BP will get a 19 percent stake in Rosneft and two seats on the board under the $26.8 billion plan to sell its half of TNK-BP announced yesterday. Rosneft also has a preliminary accord to buy the other 50 percent from BP’s billionaire partners for $28 billion.
Rosneft’s largest new development, Vankor in east Siberia, will reach peak production of 500,000 barrels a day next year, after which it will fail to mask declines elsewhere, according to the company.
The next new big project, Yurubcheno-Takhomskogo, starts in 2016 and peaks at a fifth of Vankor’s rate.
Combining the two companies’ production, refining and retail operations may create cost savings of between $3 billion and $5 billion, Sechin said today.
Rosneft’s acquisition will allow TNK-BP fields in the Yamal region to use pipelines and infrastructure at Vankor, Sechin said today. Meanwhile, meeting Rosneft’s commitment to supply oil to China oil from TNK-BP’s Verkhnechonsk field instead of Vankor will save payments for several thousand kilometers in transit, Sechin said.
“The first upgrading of Russia’s fields took place 10 years ago,” said Roland Nash, head strategist at Verno Capital, which holds Rosneft shares. “To go through the next wave of technological improvements and to invest into new fields they need the technology that BP brings.”
Rosneft’s oil and gas reserves were 17.6 billion barrels at the end of last year, according to data compiled by Bloomberg. Combined with TNK-BP’s 9.1 billion barrels, that would give a merged company 26.7 billion barrels, compared with Exxon’s 24.9 billion.
After the takeover, the merged company will produce more than 4.6 million barrels of a day, overtaking Exxon, according to data in second quarter financial statements from Rosneft and TNK-BP.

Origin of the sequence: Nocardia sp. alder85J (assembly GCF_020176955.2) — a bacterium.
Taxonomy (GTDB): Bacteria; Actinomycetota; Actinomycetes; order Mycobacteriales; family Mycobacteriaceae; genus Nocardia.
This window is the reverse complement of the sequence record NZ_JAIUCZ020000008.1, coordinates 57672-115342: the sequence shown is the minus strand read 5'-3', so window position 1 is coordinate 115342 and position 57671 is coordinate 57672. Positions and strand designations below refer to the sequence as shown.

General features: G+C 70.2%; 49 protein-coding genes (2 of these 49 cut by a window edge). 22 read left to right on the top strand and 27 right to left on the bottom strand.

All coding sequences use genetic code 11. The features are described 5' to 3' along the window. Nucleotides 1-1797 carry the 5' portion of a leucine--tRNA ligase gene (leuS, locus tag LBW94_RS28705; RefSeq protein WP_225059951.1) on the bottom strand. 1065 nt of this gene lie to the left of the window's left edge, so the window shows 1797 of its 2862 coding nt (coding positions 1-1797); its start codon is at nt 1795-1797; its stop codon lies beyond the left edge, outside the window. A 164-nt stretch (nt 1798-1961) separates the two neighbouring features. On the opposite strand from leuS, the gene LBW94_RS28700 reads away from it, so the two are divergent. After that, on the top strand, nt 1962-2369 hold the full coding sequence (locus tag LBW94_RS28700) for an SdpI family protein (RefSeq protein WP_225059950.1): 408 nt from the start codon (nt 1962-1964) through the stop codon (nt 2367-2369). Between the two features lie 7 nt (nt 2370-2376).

Rosneft has an agreement to explore the Arctic with Exxon, Eni SpA and Statoil ASA, where untapped deposits may hold 200 billion barrels of oil, the company said in an investor presentation. Oil won’t flow from the region for more than a decade, however.
“The hype around those Arctic areas is very long term and has very little to do with the next 5 to 10 years,” said UralSib’s Kokin. “Rosneft will really remain an onshore company for a while.”
Rosneft and its subsidiaries employed 160,837 people at the end of last year. Outside Russia, the company also has projects in Germany, Venezuela and North America. TNK-BP employs 50,000 people mostly located in Russia and Ukraine, according to the company website. It also has operations in Venezuela, Vietnam and Brazil.
The two companies have operations in neighboring areas of Russia, giving the opportunity for cost savings on staffing, transportation and procurement, said Alexander Nazarov at OAO Gazprombank.
“Production oriented initiatives are deadly serious,” Cliff Kupchan, an analyst at the Eurasia Group, said by phone. “The extent that the BP deal is viewed by the Kremlin in that vein is significant.”